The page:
Unions must lead fight for jobs and homes, not racism

A mass, trade union-led, socialist anti-racist campaign can defeat the far right

Socialist Party members marching against the far-right DFLA, 13.10.18, photo Socialist Party

Socialist Party members marching against the far-right DFLA, 13.10.18, photo Socialist Party   (Click to enlarge: opens in new window)

Paula Mitchell, Socialist Party executive committee

Thousands of people are marching against racism and fascism on the unity demonstration on 17 November.

They are marching to resist the attempts of the so-called ‘Democratic’ Football Lads Alliance, and racist individuals like Tommy Robinson, to form a new far-right street movement.

Thousands are marching to stand up against the racist rhetoric and policies of the Tories, such as Boris Johnson’s burka remarks and Theresa May’s ‘hostile environment’.

Many are also marching because they are fearful about the rise of right-wing populist and far-right figures such as Trump in the US, Bolsonaro in Brazil and Orbán in Hungary.

The majority of working-class, middle-class and young people completely reject racism.

But ten years on from the financial crash and after eight years of savage austerity, far-right individuals and groups are trying to exploit the anger and alienation, that feeling of being left behind, and take it in a reactionary direction.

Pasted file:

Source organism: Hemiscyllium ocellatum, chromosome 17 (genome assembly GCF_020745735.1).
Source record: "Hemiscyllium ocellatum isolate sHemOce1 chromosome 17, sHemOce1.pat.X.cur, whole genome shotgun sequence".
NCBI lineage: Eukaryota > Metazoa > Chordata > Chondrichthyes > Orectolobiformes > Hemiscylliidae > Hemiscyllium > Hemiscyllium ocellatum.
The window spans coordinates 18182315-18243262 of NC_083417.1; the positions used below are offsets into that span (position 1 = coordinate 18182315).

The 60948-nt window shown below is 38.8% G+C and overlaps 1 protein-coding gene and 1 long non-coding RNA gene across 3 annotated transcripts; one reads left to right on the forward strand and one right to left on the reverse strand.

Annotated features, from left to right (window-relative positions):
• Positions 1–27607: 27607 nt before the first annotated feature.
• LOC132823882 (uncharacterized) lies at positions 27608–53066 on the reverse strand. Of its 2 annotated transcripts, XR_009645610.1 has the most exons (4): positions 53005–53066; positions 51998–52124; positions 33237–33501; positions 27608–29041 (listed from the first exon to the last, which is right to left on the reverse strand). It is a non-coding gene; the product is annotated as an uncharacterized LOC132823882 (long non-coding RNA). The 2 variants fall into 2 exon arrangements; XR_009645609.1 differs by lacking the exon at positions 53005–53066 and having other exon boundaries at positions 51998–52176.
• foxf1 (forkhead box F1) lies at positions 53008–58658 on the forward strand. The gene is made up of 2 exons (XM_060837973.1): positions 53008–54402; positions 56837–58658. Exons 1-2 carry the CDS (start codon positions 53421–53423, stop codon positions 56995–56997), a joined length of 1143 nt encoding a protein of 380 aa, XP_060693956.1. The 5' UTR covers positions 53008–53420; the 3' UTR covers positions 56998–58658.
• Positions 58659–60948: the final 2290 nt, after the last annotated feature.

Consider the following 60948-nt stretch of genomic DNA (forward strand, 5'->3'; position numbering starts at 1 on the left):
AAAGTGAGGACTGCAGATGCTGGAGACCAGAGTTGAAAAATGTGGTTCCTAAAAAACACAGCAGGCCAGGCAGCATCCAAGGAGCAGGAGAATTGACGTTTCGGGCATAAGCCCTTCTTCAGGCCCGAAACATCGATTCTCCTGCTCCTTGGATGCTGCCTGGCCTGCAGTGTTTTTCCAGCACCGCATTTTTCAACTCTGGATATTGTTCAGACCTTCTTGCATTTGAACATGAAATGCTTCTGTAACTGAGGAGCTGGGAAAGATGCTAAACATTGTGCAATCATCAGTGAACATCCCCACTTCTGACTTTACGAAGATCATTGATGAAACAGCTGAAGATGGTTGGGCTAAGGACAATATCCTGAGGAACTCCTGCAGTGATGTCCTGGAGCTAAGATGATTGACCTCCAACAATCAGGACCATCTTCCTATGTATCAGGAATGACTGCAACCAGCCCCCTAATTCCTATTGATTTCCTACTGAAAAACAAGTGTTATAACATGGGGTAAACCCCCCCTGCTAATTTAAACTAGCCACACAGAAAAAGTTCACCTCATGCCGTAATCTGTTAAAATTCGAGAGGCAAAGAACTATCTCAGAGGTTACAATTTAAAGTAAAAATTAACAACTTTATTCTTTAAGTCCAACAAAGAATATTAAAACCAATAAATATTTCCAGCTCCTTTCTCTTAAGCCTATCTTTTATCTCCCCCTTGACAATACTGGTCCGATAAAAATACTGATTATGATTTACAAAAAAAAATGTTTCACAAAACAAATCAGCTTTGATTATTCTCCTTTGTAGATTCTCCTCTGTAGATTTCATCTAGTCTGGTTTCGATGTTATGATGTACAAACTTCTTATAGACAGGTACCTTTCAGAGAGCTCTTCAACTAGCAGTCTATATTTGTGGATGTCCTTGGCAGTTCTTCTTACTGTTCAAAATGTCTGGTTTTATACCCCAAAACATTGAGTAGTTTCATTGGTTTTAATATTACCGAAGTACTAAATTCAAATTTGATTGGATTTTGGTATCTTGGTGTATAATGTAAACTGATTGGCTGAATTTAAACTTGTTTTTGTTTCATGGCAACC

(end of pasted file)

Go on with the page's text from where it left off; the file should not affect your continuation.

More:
It is therefore good that the Trade Union Congress (TUC) – the body which brings together all the trade unions in the UK – has backed and advertised the demonstration.

But how much better would it have been if the TUC had called it, and marched at its head.

The trade unions organise over six million people. When it moves, there is no stronger force in society than the organised working class.

We welcome the decision of the TUC at its congress this year to launch a ‘jobs and homes, not racism’ campaign. The unity demo should be the launchpad of that campaign.